Message from The NBL Top 100 President on the Current State of America
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Stay Well Leola is the newest Black-owned innovative health and wellness medical products and services company launched in partnership with We Gotcha Back Company, headquartered in Culver City, CA, and warehoused in Atlanta, GA. Since the virus is still spreading during this pandemic time, there is still a need for essential Personal Protective Equipment (PPE) required by healthcare providers, first responders, as well as communities and protesters now!

 Leola Wiley Williams, a 33-year old retired nurse and U.S. Marine Corp veteran who is president of the company, has partnered with Glen Gorden, a disabled Vietnam Era Army veteran and founder of We Gotcha Back. Both agree that they can’t just sit idly by and watch Black communities and others succumb to COVID-19. They believe that their business, as a full medical supply company that provides a variety of medical supplies and products, will significantly help solve the problem.

 Health disparities plus negative climate have brought about a disservice to underserved communities, which has caused pain, suffering, and death among, particularly Black families during this unprecedented time. As a result, Glenn has invented an FDA-approved lumbar compression support belt that is assisting with the manufacturing aspect of the company.

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When Sekou Kaalund started a job as a 22-year-old in New York, rent was so expensive that he contemplated ending his 401(k) savings enrollment plan so he could get more in his paycheck.

He was advised not to make the move, told that the company was matching his contributions and that it would be worth the investment. He took the advice. "Seventeen years later, that nuanced decision has probably quadrupled the investment," Kaalund said.

 Those kinds of financial lessons and more are being offered to recent graduates of historically black colleges through the Advancing Black Pathways Career Readiness Series, an online program launched by JPMorgan Chase for recent graduates of historically Black colleges and young professionals of color.

"The goal is to uplift young African Americans, get them ahead of the curve as it relates to jobs, careers and finances," said Kaalund, the head of Black Pathways.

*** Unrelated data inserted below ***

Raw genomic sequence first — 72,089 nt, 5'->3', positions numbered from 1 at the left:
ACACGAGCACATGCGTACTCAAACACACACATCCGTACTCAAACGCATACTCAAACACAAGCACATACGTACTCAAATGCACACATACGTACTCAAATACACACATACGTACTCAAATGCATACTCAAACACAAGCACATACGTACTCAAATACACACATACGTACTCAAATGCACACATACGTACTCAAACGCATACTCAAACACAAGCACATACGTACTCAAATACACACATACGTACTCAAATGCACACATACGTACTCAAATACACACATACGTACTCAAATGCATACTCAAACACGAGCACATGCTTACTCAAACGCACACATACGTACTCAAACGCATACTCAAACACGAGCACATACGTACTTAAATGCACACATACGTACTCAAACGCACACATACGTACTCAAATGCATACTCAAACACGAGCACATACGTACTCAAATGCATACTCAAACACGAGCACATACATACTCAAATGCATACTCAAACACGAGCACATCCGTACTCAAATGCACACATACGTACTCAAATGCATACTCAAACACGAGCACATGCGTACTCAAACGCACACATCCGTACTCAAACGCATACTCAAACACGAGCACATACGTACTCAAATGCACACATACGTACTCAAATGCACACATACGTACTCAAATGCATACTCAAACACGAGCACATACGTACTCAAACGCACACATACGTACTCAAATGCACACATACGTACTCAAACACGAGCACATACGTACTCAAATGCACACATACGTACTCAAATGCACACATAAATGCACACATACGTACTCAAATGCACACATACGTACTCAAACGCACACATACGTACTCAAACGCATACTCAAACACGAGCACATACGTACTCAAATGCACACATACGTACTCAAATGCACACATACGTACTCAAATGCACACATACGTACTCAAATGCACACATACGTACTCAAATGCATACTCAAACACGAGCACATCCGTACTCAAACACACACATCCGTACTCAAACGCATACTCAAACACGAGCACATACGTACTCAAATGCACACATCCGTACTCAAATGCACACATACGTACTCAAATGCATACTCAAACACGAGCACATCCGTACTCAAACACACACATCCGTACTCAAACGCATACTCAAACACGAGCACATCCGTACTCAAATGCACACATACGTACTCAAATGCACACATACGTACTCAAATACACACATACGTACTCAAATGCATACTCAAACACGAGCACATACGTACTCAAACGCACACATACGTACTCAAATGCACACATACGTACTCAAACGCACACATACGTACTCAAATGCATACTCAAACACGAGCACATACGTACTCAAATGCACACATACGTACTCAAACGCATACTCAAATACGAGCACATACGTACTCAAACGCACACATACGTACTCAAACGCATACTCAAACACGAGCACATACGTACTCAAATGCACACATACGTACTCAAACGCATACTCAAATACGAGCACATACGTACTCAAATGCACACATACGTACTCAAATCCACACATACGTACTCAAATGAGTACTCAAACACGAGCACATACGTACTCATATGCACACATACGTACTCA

The coronavirus canceled college graduations and crushed the economy, limiting job opportunities for new candidates seeking to enter the workforce. The program is aimed at providing information that betters their chances when they get virtual interviews, as well as helps them learn financial responsibility, interview for jobs and more.

Read the source article at NBC News

Netflix announced Tuesday it will start putting 2% of its cash holdings into financial institutions and organizations to “directly support Black communities in the U.S.”

The video streaming giant said in a blog post that its initial commitment will be as much as $100 million.

In the first step in allocating that money, $25 million will be moved to a new fund called the Black Economic Development Initiative, investing in “Black financial institutions serving low and moderate-income communities and Black community development corporations in the U.S.,” the company said.

It said $10 million will go to Hope Credit Union to fuel economic opportunity in underserved communities across the Deep South.

“Over the next two years, HOPE estimates the Netflix deposit will support financing to more than 2,500 entrepreneurs, homebuyers and consumers of color,” the company said.

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In 1951, a young woman from Hampton, Virginia joined the racially-segregated computing pool at the National Advisory Committee for Aeronautics – the agency that later became NASA. 70 years later, amid growing unrest over racial inequality and at the end of a historic month for American crewed spaceflight, NASA renamed its headquarters building in her honor. As of June 24, the Washington, D.C. building which houses the space agency’s leadership is officially the Mary W. Jackson NASA Headquarters.

“NASA facilities across the country are named after people who dedicated their lives to push the frontiers of the aerospace industry,” NASA Administrator Jim Bridenstine said in a statement to the press. “Mary W. Jackson was part of a group of very important women who helped NASA succeed in getting American astronauts into space.”

When Jackson (born Mary Winston) joined NACA in 1951, the agency’s Langley Research Center was segregated along strict racial lines. The black women of the West Area Computing Unit worked under the leadership of Dorothy Vaughan in a separate building from the white women of the east section, who had the same job titles and qualifications and did the same work.

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